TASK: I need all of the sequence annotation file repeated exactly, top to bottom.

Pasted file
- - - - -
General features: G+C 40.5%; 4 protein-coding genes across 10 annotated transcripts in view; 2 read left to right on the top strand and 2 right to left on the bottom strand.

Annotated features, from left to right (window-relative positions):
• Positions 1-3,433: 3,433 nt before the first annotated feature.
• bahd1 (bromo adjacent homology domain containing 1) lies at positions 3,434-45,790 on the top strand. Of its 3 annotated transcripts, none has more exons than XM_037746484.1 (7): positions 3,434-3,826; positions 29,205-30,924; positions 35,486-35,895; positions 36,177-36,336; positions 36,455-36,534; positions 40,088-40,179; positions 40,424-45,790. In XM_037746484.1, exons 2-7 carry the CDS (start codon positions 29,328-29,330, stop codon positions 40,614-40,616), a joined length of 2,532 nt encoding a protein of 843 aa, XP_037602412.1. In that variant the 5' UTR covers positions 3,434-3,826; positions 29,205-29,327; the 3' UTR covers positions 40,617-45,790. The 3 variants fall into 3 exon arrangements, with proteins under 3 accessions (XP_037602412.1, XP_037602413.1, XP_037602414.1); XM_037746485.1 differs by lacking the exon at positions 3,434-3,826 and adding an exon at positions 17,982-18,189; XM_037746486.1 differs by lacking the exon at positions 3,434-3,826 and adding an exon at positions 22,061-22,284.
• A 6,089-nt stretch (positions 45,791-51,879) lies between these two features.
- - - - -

General features: G+C 40.5%; 4 protein-coding genes across 10 annotated transcripts in view; 2 read left to right on the top strand and 2 right to left on the bottom strand.

Annotated features, from left to right (window-relative positions):
• Positions 1-3,433: 3,433 nt before the first annotated feature.
• bahd1 (bromo adjacent homology domain containing 1) lies at positions 3,434-45,790 on the top strand. Of its 3 annotated transcripts, none has more exons than XM_037746484.1 (7): positions 3,434-3,826; positions 29,205-30,924; positions 35,486-35,895; positions 36,177-36,336; positions 36,455-36,534; positions 40,088-40,179; positions 40,424-45,790. In XM_037746484.1, exons 2-7 carry the CDS (start codon positions 29,328-29,330, stop codon positions 40,614-40,616), a joined length of 2,532 nt encoding a protein of 843 aa, XP_037602412.1. In that variant the 5' UTR covers positions 3,434-3,826; positions 29,205-29,327; the 3' UTR covers positions 40,617-45,790. The 3 variants fall into 3 exon arrangements, with proteins under 3 accessions (XP_037602412.1, XP_037602413.1, XP_037602414.1); XM_037746485.1 differs by lacking the exon at positions 3,434-3,826 and adding an exon at positions 17,982-18,189; XM_037746486.1 differs by lacking the exon at positions 3,434-3,826 and adding an exon at positions 22,061-22,284.
• A 6,089-nt stretch (positions 45,791-51,879) lies between these two features.